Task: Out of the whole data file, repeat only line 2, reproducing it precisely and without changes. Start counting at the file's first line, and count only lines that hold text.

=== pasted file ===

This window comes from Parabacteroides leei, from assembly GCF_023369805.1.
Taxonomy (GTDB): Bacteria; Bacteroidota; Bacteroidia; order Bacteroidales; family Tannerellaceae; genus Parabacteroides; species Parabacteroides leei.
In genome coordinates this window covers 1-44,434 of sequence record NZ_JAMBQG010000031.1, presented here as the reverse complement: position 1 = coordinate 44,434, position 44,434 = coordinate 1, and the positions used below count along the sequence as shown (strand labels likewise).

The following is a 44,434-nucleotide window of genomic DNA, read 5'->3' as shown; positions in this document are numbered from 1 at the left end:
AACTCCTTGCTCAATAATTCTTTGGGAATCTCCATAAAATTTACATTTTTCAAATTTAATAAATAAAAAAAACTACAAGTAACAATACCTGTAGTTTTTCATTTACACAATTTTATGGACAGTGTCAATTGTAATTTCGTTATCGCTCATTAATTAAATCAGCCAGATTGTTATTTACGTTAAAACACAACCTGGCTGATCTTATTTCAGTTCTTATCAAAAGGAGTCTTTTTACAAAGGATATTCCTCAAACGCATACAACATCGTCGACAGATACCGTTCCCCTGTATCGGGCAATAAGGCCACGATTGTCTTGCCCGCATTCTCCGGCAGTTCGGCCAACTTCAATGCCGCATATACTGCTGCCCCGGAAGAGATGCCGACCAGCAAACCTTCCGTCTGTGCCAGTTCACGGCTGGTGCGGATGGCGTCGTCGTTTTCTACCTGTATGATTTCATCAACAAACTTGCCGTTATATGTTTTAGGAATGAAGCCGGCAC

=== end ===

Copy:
Taxonomy (GTDB): Bacteria; Bacteroidota; Bacteroidia; order Bacteroidales; family Tannerellaceae; genus Parabacteroides; species Parabacteroides leei.